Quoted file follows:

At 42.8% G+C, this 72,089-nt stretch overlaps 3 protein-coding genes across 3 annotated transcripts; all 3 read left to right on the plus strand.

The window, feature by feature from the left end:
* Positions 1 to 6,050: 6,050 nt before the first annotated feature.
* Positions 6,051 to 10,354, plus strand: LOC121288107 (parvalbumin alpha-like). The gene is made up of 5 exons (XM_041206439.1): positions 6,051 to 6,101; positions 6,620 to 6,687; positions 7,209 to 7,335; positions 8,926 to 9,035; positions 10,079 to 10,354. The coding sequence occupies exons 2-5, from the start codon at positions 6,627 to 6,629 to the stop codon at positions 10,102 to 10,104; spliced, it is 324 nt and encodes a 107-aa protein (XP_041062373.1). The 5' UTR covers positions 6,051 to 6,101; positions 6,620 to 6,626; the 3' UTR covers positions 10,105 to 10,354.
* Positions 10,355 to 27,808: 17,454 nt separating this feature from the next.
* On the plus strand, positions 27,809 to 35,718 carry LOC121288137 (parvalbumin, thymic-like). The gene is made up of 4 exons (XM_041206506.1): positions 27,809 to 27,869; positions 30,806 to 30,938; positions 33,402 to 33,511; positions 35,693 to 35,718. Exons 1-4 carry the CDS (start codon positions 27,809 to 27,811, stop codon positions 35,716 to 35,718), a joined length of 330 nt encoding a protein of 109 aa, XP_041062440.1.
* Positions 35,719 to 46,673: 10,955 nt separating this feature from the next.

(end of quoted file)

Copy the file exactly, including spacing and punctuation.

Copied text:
At 42.8% G+C, this 72,089-nt stretch overlaps 3 protein-coding genes across 3 annotated transcripts; all 3 read left to right on the plus strand.

The window, feature by feature from the left end:
* Positions 1 to 6,050: 6,050 nt before the first annotated feature.
* Positions 6,051 to 10,354, plus strand: LOC121288107 (parvalbumin alpha-like). The gene is made up of 5 exons (XM_041206439.1): positions 6,051 to 6,101; positions 6,620 to 6,687; positions 7,209 to 7,335; positions 8,926 to 9,035; positions 10,079 to 10,354. The coding sequence occupies exons 2-5, from the start codon at positions 6,627 to 6,629 to the stop codon at positions 10,102 to 10,104; spliced, it is 324 nt and encodes a 107-aa protein (XP_041062373.1). The 5' UTR covers positions 6,051 to 6,101; positions 6,620 to 6,626; the 3' UTR covers positions 10,105 to 10,354.
* Positions 10,355 to 27,808: 17,454 nt separating this feature from the next.
* On the plus strand, positions 27,809 to 35,718 carry LOC121288137 (parvalbumin, thymic-like). The gene is made up of 4 exons (XM_041206506.1): positions 27,809 to 27,869; positions 30,806 to 30,938; positions 33,402 to 33,511; positions 35,693 to 35,718. Exons 1-4 carry the CDS (start codon positions 27,809 to 27,811, stop codon positions 35,716 to 35,718), a joined length of 330 nt encoding a protein of 109 aa, XP_041062440.1.
* Positions 35,719 to 46,673: 10,955 nt separating this feature from the next.